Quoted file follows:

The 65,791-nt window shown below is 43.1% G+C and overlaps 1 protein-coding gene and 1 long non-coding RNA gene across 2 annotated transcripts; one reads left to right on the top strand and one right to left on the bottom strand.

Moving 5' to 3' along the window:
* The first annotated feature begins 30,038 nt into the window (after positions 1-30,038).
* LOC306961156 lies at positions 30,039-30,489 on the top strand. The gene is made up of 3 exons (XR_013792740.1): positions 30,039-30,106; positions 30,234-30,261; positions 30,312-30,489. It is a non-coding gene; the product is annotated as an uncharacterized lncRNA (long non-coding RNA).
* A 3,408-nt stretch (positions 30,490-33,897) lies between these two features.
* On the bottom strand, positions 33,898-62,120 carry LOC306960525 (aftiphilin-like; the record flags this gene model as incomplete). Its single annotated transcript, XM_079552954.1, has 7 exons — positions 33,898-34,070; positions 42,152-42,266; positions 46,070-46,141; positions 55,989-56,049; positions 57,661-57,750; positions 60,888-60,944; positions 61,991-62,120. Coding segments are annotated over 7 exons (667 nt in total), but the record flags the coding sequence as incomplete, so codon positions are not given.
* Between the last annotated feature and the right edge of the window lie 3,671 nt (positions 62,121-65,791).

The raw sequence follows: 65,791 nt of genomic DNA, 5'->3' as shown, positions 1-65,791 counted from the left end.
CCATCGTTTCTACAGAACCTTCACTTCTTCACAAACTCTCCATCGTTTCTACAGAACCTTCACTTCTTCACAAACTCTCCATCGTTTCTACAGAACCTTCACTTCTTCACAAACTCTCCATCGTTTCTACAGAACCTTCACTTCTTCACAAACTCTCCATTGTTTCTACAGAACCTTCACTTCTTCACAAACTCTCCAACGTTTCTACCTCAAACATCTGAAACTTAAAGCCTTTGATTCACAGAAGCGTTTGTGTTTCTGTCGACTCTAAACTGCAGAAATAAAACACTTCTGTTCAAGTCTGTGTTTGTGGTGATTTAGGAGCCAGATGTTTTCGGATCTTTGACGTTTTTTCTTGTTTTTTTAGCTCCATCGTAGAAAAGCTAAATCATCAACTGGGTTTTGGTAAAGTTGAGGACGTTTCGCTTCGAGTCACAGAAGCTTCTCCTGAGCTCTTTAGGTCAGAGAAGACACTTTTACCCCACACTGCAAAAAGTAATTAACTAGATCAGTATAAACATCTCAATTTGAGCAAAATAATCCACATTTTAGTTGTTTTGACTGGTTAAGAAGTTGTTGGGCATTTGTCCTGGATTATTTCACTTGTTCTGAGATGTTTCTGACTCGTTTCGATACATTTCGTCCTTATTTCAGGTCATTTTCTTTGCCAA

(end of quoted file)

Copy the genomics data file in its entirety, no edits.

The 65,791-nt window shown below is 43.1% G+C and overlaps 1 protein-coding gene and 1 long non-coding RNA gene across 2 annotated transcripts; one reads left to right on the top strand and one right to left on the bottom strand.

Moving 5' to 3' along the window:
* The first annotated feature begins 30,038 nt into the window (after positions 1-30,038).
* LOC306961156 lies at positions 30,039-30,489 on the top strand. The gene is made up of 3 exons (XR_013792740.1): positions 30,039-30,106; positions 30,234-30,261; positions 30,312-30,489. It is a non-coding gene; the product is annotated as an uncharacterized lncRNA (long non-coding RNA).
* A 3,408-nt stretch (positions 30,490-33,897) lies between these two features.
* On the bottom strand, positions 33,898-62,120 carry LOC306960525 (aftiphilin-like; the record flags this gene model as incomplete). Its single annotated transcript, XM_079552954.1, has 7 exons — positions 33,898-34,070; positions 42,152-42,266; positions 46,070-46,141; positions 55,989-56,049; positions 57,661-57,750; positions 60,888-60,944; positions 61,991-62,120. Coding segments are annotated over 7 exons (667 nt in total), but the record flags the coding sequence as incomplete, so codon positions are not given.
* Between the last annotated feature and the right edge of the window lie 3,671 nt (positions 62,121-65,791).

The raw sequence follows: 65,791 nt of genomic DNA, 5'->3' as shown, positions 1-65,791 counted from the left end.
CCATCGTTTCTACAGAACCTTCACTTCTTCACAAACTCTCCATCGTTTCTACAGAACCTTCACTTCTTCACAAACTCTCCATCGTTTCTACAGAACCTTCACTTCTTCACAAACTCTCCATCGTTTCTACAGAACCTTCACTTCTTCACAAACTCTCCATTGTTTCTACAGAACCTTCACTTCTTCACAAACTCTCCAACGTTTCTACCTCAAACATCTGAAACTTAAAGCCTTTGATTCACAGAAGCGTTTGTGTTTCTGTCGACTCTAAACTGCAGAAATAAAACACTTCTGTTCAAGTCTGTGTTTGTGGTGATTTAGGAGCCAGATGTTTTCGGATCTTTGACGTTTTTTCTTGTTTTTTTAGCTCCATCGTAGAAAAGCTAAATCATCAACTGGGTTTTGGTAAAGTTGAGGACGTTTCGCTTCGAGTCACAGAAGCTTCTCCTGAGCTCTTTAGGTCAGAGAAGACACTTTTACCCCACACTGCAAAAAGTAATTAACTAGATCAGTATAAACATCTCAATTTGAGCAAAATAATCCACATTTTAGTTGTTTTGACTGGTTAAGAAGTTGTTGGGCATTTGTCCTGGATTATTTCACTTGTTCTGAGATGTTTCTGACTCGTTTCGATACATTTCGTCCTTATTTCAGGTCATTTTCTTTGCCAA